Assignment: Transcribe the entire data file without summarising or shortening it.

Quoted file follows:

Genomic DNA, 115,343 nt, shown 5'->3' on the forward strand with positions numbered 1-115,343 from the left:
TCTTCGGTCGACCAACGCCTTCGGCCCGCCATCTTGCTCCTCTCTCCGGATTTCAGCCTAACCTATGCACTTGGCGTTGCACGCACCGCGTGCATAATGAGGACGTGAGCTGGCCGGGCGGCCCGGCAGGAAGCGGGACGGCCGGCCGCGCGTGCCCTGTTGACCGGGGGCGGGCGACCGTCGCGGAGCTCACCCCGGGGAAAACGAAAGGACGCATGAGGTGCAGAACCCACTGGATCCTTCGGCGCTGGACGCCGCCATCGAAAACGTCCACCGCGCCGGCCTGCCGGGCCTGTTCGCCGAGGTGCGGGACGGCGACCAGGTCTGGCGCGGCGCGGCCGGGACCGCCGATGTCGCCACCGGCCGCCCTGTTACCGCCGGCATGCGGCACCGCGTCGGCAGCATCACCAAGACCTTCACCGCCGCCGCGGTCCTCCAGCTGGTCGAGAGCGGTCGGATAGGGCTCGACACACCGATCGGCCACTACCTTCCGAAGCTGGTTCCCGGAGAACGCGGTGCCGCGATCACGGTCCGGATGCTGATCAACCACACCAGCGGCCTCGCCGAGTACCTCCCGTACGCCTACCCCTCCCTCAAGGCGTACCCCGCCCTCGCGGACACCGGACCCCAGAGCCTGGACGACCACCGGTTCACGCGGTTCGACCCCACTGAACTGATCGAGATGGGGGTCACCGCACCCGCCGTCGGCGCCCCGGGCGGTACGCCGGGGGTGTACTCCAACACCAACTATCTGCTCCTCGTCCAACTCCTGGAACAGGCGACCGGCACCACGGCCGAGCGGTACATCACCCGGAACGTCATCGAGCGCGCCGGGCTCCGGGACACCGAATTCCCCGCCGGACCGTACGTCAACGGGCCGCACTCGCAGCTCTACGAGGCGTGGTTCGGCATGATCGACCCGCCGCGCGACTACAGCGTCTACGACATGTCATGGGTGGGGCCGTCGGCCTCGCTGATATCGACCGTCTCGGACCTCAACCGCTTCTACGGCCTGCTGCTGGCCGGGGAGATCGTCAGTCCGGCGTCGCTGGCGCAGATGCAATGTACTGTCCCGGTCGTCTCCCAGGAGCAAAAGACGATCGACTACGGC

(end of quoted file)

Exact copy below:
Genomic DNA, 115,343 nt, shown 5'->3' on the forward strand with positions numbered 1-115,343 from the left:
TCTTCGGTCGACCAACGCCTTCGGCCCGCCATCTTGCTCCTCTCTCCGGATTTCAGCCTAACCTATGCACTTGGCGTTGCACGCACCGCGTGCATAATGAGGACGTGAGCTGGCCGGGCGGCCCGGCAGGAAGCGGGACGGCCGGCCGCGCGTGCCCTGTTGACCGGGGGCGGGCGACCGTCGCGGAGCTCACCCCGGGGAAAACGAAAGGACGCATGAGGTGCAGAACCCACTGGATCCTTCGGCGCTGGACGCCGCCATCGAAAACGTCCACCGCGCCGGCCTGCCGGGCCTGTTCGCCGAGGTGCGGGACGGCGACCAGGTCTGGCGCGGCGCGGCCGGGACCGCCGATGTCGCCACCGGCCGCCCTGTTACCGCCGGCATGCGGCACCGCGTCGGCAGCATCACCAAGACCTTCACCGCCGCCGCGGTCCTCCAGCTGGTCGAGAGCGGTCGGATAGGGCTCGACACACCGATCGGCCACTACCTTCCGAAGCTGGTTCCCGGAGAACGCGGTGCCGCGATCACGGTCCGGATGCTGATCAACCACACCAGCGGCCTCGCCGAGTACCTCCCGTACGCCTACCCCTCCCTCAAGGCGTACCCCGCCCTCGCGGACACCGGACCCCAGAGCCTGGACGACCACCGGTTCACGCGGTTCGACCCCACTGAACTGATCGAGATGGGGGTCACCGCACCCGCCGTCGGCGCCCCGGGCGGTACGCCGGGGGTGTACTCCAACACCAACTATCTGCTCCTCGTCCAACTCCTGGAACAGGCGACCGGCACCACGGCCGAGCGGTACATCACCCGGAACGTCATCGAGCGCGCCGGGCTCCGGGACACCGAATTCCCCGCCGGACCGTACGTCAACGGGCCGCACTCGCAGCTCTACGAGGCGTGGTTCGGCATGATCGACCCGCCGCGCGACTACAGCGTCTACGACATGTCATGGGTGGGGCCGTCGGCCTCGCTGATATCGACCGTCTCGGACCTCAACCGCTTCTACGGCCTGCTGCTGGCCGGGGAGATCGTCAGTCCGGCGTCGCTGGCGCAGATGCAATGTACTGTCCCGGTCGTCTCCCAGGAGCAAAAGACGATCGACTACGGC